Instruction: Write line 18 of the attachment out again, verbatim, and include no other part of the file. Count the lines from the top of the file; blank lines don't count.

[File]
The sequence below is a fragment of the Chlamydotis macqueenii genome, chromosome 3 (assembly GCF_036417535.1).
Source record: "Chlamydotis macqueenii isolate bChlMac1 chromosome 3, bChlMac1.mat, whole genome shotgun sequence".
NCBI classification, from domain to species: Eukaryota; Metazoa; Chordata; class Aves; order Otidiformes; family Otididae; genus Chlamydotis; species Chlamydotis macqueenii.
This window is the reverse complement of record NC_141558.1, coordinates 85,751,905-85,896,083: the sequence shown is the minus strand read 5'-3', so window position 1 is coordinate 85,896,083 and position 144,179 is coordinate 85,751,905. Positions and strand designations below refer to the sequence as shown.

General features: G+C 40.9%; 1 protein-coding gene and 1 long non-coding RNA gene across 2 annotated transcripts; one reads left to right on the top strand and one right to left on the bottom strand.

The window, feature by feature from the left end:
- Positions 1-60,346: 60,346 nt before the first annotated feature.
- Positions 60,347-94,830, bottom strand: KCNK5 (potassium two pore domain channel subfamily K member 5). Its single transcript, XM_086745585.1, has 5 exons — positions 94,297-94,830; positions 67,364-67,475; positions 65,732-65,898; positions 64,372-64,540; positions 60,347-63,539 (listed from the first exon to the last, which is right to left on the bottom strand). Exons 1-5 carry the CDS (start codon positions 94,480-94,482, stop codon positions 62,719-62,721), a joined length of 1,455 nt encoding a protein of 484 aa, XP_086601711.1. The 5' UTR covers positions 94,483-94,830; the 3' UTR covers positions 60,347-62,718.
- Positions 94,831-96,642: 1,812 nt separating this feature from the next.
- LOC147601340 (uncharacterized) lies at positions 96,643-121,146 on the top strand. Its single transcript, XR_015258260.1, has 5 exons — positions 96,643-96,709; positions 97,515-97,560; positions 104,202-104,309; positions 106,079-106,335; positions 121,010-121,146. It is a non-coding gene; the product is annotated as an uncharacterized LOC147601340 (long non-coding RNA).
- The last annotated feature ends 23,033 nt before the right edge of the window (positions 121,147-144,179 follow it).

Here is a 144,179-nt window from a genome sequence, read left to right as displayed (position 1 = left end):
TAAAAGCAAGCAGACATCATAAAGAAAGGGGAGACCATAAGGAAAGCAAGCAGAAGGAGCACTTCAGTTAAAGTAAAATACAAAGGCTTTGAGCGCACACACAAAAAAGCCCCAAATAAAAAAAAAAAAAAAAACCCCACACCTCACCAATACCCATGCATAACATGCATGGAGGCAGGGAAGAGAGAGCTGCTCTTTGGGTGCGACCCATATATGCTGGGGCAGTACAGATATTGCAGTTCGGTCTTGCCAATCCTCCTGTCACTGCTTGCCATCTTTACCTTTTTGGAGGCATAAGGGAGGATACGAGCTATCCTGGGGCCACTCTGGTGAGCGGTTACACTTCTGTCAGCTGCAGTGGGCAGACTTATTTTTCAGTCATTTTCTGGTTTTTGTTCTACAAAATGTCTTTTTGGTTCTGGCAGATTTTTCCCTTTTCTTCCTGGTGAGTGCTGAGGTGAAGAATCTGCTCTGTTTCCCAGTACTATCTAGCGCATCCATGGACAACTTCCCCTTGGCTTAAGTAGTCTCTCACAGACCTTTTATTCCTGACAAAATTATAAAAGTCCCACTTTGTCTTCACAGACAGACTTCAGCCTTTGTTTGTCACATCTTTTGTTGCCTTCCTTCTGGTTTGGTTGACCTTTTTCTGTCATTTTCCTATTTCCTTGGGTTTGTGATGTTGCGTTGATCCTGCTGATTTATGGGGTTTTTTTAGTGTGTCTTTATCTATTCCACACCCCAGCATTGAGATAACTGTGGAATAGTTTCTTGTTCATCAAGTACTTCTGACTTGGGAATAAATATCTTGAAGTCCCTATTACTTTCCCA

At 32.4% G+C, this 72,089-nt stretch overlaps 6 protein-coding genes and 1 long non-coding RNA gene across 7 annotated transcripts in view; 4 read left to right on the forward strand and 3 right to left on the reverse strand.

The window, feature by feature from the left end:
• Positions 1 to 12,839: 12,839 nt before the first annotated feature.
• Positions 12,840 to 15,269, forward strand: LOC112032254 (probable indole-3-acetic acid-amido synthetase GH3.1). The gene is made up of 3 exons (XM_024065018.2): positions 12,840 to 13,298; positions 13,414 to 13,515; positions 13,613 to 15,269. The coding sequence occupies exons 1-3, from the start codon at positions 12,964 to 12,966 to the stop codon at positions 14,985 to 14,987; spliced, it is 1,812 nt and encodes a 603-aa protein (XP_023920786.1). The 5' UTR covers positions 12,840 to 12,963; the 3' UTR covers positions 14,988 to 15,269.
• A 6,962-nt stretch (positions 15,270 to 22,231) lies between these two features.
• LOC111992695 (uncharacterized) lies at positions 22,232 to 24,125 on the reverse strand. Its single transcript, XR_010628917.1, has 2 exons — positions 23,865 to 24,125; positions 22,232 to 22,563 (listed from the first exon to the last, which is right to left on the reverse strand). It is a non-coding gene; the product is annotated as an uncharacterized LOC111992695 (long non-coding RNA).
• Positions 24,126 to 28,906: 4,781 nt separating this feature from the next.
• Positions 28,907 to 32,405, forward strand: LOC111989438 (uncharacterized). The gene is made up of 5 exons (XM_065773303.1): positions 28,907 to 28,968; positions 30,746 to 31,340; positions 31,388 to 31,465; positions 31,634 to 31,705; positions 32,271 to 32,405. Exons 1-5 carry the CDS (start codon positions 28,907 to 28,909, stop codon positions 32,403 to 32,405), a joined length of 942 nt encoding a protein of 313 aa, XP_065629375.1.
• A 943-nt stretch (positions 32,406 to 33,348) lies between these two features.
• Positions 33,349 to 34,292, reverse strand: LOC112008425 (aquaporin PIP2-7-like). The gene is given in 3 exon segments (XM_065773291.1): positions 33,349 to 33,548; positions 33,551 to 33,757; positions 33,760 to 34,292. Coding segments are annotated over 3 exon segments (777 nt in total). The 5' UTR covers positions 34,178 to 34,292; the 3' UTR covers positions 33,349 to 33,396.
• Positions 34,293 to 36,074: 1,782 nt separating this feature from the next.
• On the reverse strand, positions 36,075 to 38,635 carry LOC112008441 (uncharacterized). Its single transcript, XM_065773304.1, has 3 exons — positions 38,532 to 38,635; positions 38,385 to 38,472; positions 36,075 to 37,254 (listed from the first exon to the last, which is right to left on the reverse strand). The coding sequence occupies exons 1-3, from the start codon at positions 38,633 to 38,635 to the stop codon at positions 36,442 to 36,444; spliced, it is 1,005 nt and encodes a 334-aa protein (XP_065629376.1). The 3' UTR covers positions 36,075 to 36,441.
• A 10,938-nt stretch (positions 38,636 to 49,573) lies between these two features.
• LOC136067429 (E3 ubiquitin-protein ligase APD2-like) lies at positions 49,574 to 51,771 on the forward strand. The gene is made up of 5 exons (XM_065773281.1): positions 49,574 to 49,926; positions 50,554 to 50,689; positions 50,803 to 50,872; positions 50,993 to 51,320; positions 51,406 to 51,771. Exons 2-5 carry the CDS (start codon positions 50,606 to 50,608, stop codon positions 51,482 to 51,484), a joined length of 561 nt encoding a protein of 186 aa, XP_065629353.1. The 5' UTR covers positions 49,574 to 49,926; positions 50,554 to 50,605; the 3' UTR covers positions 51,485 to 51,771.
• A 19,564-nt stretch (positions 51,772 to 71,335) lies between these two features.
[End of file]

• A 6,962-nt stretch (positions 15,270 to 22,231) lies between these two features.